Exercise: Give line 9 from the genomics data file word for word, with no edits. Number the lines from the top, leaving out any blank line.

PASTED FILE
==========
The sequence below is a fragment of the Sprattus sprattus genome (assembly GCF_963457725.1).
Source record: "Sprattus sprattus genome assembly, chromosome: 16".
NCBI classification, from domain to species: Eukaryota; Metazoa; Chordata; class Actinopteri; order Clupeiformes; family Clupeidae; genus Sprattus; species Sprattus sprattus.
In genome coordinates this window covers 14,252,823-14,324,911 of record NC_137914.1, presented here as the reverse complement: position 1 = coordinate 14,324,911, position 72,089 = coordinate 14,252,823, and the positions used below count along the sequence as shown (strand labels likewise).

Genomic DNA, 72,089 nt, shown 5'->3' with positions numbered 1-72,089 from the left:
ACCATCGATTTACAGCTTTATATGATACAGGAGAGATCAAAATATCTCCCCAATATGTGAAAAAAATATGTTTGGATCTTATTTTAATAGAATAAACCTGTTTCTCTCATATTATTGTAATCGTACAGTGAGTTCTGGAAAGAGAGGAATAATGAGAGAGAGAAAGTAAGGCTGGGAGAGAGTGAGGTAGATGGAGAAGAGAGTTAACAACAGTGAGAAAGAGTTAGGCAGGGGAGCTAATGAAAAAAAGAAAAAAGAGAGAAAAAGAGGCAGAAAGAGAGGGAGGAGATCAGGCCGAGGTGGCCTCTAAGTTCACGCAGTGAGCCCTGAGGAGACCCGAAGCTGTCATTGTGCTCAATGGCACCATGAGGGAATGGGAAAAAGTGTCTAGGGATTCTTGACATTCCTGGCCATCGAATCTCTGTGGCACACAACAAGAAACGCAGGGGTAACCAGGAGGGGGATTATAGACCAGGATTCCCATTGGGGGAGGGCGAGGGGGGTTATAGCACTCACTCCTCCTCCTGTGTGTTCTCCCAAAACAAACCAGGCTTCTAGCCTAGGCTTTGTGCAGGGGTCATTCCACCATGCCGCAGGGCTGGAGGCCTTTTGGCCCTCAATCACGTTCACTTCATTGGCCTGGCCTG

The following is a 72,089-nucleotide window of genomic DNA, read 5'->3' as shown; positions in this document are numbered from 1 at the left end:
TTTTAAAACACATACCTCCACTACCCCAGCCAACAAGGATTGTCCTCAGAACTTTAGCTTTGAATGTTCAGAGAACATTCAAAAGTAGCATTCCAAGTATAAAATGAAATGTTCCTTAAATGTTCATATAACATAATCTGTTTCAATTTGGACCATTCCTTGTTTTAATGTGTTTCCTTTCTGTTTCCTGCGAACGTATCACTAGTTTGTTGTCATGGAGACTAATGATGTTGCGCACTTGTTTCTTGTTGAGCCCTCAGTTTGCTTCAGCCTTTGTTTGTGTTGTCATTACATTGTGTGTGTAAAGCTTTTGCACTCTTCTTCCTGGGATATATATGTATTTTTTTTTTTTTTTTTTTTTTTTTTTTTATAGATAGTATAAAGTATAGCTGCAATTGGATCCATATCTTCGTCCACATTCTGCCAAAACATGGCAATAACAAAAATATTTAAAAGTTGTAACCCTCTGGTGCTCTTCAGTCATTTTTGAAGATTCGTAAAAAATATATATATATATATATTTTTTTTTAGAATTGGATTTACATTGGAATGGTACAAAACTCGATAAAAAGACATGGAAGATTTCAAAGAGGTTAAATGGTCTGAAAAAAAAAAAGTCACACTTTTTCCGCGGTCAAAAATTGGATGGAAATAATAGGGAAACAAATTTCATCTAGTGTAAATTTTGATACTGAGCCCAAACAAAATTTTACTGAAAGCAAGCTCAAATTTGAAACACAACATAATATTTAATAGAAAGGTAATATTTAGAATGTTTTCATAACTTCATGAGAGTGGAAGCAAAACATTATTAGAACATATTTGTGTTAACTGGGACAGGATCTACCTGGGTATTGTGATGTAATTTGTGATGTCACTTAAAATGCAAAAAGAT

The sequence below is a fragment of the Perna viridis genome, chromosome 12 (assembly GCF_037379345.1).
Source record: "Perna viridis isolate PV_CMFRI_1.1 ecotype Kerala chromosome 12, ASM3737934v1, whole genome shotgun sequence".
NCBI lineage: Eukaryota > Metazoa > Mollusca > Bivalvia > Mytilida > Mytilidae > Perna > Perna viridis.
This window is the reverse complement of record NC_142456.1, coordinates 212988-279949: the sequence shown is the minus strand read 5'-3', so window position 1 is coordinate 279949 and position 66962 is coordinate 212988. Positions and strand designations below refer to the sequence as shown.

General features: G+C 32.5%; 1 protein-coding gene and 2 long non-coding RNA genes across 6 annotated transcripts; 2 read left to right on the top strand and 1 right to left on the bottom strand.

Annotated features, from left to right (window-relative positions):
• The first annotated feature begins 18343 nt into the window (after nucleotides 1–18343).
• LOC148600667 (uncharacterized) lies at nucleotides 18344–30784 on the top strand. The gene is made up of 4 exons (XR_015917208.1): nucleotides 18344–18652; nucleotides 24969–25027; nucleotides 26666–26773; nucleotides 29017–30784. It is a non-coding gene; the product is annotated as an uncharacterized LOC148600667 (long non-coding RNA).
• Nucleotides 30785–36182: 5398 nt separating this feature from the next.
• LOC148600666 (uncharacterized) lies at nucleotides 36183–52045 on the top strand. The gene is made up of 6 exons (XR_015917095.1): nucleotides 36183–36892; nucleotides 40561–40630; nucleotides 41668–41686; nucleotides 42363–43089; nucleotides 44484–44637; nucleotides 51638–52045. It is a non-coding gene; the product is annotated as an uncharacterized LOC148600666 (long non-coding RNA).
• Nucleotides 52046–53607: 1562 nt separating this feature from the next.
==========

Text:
The sequence below is a fragment of the Perna viridis genome, chromosome 12 (assembly GCF_037379345.1).